Get In Touch
To inquire about accompanying, vocal coaching, piano lessons, or hiring Emma Gingold for your musical group or production team, please fill out the form below with a detailed message and Emma will respond right away.
How do you pronounce “accompanist”?
It’s four syllables: uh-KUM-puh-nist. If I were into botany, I’d be a botanist, but since I accompany, I’m an accompanist!
What’s a Collaborative Pianist?
“Accompanist” and “collaborative pianist” are different titles for the same job. “Accompanist” implies an imbalanced relationship between soloist and back-up, while “collaborative” implies a partnership between the pianist and the instrumentalist or singer. I use both, but I love the connotation of the latter!
How young should my kid be when they start piano lessons?
I do not personally teach toddlers or pre-schoolers, but some teachers (especially those who are trained in the Suzuki method) take very young students. I was five when I showed an interest in piano and seven when I began lessons. However, no one is ever too OLD to learn!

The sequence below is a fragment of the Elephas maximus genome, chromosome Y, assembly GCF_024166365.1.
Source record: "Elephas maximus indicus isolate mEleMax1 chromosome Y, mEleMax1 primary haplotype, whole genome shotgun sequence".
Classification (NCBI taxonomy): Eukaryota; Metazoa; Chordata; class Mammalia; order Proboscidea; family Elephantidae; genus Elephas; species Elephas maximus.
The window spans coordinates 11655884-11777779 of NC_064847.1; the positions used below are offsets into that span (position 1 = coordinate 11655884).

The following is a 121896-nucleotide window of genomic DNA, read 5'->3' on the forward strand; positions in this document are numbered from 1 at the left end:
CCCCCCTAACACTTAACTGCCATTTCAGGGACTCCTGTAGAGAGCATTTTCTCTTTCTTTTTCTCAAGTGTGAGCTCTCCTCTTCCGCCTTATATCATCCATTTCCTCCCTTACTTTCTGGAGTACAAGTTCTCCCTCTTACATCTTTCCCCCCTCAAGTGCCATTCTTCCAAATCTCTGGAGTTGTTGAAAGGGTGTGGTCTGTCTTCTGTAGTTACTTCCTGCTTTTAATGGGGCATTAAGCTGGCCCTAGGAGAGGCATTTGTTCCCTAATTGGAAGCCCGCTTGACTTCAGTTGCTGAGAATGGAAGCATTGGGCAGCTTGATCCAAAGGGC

Why do you charge so much for a hobby? The lady at church accompanies my kid for free.
It’s wonderful that she is willing to be so generous! Accompanying requires a high level of skill and focus, as we must know the music well enough to devote half of our attention to supporting the soloist, catching them when they fall behind or skip ahead, and anticipating when they will breathe. I have also studied historical performance practice and languages for the most accurate and informed performance. It’s a job, and it’s traditional to pay people for their skills. Please consider paying the church lady.
Do you teach voice lessons?
Nope. I am a vocal coach, but not a voice teacher. I can help advanced and professional singers to polish their performance by giving advice about performance practice and language diction. Beginner singers should work with a voice teacher, and I’d be happy to recommend some great ones in the Chicago area!